Followup question on scoring/transferring to oven
I've had much greater success now with scoring and transferring the proofed loaf to the oven. (Thanks for all the tips). I've a followup question, though.
The above bread was baked with seam side up, as you can see from the photo. What happened was that I proofed it on linen seam side down, scored it, and then tried to get the bread in an enamel pot off the proofing cloth. The bread landed seam side up instead of seam side down, poof, there goes my first good scoring effort. Still got good oven spring and tasted well, but I was bummed. This time, I was baking in an enamel pot. Am I supposed to proof seam side up, invert it into the enamel pot, and then score the bread? Or is getting it off the cloth into the pot seam side down a skill I'll eventually develop?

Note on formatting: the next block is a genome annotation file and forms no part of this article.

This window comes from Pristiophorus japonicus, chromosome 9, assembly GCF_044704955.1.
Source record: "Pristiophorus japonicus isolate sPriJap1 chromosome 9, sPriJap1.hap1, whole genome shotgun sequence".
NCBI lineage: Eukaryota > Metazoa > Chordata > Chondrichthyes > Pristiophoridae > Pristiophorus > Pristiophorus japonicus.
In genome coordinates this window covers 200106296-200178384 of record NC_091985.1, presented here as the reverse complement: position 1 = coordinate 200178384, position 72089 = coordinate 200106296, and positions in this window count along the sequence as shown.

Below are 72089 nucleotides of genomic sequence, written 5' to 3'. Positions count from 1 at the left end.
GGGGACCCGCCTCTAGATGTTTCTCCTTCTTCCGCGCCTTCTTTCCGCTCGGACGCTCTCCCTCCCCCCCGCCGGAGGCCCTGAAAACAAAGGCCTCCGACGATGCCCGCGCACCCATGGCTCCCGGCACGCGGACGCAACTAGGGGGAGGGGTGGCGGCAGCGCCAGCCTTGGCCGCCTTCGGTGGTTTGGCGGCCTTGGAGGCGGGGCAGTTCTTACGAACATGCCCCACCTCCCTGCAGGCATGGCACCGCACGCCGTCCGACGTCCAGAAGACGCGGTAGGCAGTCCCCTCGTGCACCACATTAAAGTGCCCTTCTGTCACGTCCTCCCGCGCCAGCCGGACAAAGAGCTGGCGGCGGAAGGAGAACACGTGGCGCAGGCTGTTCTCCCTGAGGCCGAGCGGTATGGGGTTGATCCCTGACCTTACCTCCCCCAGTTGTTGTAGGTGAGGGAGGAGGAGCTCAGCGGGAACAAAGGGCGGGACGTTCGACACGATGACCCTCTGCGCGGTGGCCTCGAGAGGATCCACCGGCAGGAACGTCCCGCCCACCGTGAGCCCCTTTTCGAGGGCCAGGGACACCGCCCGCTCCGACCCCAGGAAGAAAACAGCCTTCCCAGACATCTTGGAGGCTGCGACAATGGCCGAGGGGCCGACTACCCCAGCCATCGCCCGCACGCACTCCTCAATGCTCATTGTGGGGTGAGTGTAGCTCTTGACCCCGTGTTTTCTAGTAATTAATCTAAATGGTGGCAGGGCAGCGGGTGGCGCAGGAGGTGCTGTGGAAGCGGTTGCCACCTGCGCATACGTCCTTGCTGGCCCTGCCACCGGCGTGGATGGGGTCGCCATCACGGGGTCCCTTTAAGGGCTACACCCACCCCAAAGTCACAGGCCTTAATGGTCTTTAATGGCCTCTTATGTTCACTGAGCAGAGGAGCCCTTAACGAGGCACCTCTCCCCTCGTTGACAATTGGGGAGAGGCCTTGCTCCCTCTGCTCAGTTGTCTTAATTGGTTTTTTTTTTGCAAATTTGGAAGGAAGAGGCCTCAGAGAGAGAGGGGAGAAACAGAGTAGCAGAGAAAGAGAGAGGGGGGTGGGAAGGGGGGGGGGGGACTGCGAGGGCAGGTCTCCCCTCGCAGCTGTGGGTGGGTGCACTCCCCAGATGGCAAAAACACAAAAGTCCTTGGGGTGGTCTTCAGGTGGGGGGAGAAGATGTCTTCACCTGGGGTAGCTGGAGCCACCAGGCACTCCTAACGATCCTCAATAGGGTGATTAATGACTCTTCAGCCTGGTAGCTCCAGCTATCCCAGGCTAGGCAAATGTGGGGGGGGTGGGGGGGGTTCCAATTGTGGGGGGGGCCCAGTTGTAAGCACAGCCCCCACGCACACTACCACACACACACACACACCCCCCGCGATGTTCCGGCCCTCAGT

(I tried a second loaf just now. This time, I was using a stone, and I tried putting the loaf on the stone from the proofing cloth. Same result, loaf landed with the side that was touching the proofing cloth facing up - in this case too, seam side was touching the cloth, so bread ended seam side up. But I scored anyway after putting it on the stone, and I got the best oven spring I ever have).
A tip which may be useful to newbies: if you don't want to mess with parchment or peels, you can put baking stone in the oven as it heats up and proof bread on proofing cloth. After heating the stone for the right amount of time, take out baking stone using good oven mitts ($10 each), transfer dough from proofing cloth to stone. Score, put stone back in oven, bake. I would rather score and then transfer to stone, but that depends on the answer to the above question. If dough is supposed to land upside down on stone, then you can score only after dough lands on stone. Either way, seems easier than using peels.